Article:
"Hello, Bernie Doyle speaking," I said, answering the phone.

"Bernie, it's Marty. You got a young kid working for you named Bob Travers?"

Detective Marty Robinson was an old friend from my days on the police force. He rose through the ranks while I was shown the door for indecent exposure. He was one of the few friends I had left up at city hall.

"Yeah. I've been teaching him the ropes on being a P.I." I picked up the newspaper again and tried to fill in the empty blocks. C...L...A?

"Well, your shamus in training was just pulled from the North River," Marty said. "Shot in the gut. Can you come down to the docks?"

"Classroom? No, too many letters."

There was a pause on the phone. "What? Bernie, are you listening to me?"

"Sorry, I'll be right there."

I hung up the phone, shoved the newspaper into my jacket pocket, and headed for the door.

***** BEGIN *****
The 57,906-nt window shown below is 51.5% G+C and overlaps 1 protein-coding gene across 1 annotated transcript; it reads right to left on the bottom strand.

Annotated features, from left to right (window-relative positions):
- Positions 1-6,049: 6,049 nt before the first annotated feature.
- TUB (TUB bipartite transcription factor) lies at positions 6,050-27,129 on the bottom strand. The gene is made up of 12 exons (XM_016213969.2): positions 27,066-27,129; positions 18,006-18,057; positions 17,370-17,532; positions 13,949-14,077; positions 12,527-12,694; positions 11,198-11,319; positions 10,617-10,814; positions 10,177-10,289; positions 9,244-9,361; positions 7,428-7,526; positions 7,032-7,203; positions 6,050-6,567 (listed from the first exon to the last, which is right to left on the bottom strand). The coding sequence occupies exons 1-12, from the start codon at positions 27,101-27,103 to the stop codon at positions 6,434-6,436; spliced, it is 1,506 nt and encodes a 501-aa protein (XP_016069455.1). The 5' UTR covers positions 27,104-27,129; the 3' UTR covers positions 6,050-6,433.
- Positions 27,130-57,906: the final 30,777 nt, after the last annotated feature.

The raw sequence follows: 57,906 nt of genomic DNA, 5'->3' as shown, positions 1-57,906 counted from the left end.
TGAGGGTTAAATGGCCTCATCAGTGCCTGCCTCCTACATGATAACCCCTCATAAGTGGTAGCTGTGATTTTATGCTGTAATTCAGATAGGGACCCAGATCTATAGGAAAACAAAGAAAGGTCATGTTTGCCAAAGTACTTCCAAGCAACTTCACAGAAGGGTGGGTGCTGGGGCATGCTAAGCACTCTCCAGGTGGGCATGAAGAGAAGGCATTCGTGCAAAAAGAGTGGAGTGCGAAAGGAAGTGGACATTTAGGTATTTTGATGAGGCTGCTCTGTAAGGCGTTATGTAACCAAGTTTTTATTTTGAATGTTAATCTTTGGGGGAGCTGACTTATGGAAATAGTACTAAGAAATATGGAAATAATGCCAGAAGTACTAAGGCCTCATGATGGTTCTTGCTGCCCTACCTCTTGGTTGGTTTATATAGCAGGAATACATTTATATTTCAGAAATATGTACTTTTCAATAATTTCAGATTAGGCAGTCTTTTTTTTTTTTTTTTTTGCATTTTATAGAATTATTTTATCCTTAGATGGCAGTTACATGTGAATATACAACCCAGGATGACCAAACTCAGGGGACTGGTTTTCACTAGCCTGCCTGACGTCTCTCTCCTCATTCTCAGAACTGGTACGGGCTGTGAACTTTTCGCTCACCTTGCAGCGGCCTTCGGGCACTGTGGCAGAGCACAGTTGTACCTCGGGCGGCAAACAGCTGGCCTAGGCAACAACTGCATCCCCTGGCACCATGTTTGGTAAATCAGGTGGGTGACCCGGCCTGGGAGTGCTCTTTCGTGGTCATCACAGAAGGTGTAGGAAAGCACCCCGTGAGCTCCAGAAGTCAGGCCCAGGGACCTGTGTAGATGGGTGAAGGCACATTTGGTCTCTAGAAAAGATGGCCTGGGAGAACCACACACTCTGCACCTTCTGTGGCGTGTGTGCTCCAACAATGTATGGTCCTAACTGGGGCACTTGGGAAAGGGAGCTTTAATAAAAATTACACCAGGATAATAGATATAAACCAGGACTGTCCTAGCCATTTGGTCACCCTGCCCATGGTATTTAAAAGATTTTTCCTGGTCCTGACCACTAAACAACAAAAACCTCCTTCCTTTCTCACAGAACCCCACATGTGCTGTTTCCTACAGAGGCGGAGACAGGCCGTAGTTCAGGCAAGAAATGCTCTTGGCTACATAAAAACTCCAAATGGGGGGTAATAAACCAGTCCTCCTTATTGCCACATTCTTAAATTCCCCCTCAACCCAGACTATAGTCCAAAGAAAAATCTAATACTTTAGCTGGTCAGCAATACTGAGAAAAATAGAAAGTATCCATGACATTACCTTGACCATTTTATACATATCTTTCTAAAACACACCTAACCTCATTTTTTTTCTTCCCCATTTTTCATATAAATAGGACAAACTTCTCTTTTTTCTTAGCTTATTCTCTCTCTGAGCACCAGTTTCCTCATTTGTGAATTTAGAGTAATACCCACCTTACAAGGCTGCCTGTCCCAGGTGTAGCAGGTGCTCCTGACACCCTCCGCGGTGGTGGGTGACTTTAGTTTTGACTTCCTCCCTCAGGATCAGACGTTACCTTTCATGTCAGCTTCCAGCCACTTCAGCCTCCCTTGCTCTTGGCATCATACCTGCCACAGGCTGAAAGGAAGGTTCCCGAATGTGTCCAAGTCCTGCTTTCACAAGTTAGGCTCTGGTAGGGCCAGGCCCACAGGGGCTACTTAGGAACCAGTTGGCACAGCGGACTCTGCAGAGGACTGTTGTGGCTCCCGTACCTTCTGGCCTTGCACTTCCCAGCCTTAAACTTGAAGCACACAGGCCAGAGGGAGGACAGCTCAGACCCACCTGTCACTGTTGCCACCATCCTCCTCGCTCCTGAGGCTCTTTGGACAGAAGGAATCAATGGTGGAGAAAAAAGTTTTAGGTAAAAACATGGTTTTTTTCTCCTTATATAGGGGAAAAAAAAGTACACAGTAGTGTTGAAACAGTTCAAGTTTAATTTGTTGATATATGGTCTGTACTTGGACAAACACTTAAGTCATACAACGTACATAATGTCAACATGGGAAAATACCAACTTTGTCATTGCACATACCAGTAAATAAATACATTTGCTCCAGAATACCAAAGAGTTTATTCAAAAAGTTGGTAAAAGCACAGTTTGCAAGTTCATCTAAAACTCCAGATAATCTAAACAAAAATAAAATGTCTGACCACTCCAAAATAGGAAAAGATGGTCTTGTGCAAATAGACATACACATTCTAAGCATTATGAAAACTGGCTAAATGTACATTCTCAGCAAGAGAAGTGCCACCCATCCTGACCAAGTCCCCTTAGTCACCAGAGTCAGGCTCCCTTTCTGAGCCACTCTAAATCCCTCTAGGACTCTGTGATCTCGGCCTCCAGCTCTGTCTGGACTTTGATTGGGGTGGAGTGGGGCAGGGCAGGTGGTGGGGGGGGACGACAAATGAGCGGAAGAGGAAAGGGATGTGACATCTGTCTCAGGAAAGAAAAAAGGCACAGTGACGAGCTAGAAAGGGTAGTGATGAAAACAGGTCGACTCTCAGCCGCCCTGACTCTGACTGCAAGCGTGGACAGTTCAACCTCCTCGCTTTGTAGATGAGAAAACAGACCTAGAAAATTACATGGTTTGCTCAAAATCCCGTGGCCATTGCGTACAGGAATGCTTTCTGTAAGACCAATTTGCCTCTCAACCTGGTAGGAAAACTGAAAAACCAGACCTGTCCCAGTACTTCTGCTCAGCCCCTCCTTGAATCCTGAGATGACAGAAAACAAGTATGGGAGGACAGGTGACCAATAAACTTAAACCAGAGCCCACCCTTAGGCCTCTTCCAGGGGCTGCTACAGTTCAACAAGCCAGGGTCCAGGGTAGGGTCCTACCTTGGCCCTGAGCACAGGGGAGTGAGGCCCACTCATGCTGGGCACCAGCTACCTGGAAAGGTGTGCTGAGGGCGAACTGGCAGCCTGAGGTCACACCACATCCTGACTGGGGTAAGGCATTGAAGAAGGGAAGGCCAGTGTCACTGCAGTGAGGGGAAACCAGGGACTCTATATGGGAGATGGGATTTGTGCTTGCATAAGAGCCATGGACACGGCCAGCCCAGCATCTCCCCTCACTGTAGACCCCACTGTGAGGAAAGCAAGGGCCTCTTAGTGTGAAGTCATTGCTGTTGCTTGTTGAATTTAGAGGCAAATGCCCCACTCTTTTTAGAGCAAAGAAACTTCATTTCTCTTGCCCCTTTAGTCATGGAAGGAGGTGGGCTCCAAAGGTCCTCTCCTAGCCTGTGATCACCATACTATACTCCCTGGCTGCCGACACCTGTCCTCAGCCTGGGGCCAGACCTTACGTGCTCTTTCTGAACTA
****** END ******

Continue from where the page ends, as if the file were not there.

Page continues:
* * *

Ten minutes later, my cab was pulling up to the city docks along the North River. My cabbie was no help in solving thirteen across. His suggestions of conceptualism and crematorium were both too long. And although carnalism had the right number of letters, it didn't fit with the clue.

I found Marty standing on the dock staring down at a body that was as wet as a fire hydrant in a dog kennel.

"Is this him?" he said as I approached.

I nodded, counting the letters in the word cloakroom in my head. "That's him."

"Was he on a case?"

I pulled the newspaper from my pocket and glanced again at the empty blocks of the crossword. "Yeah, he was tailing someone. Routine bodyguard stuff."

Marty asked for more details, but I refused, not on the grounds of client confidentiality, but because I was trying to see if cuneiform fit in thirteen across. My answer left him more than a little annoyed, like a princess with a mosquito bite under her chastity belt.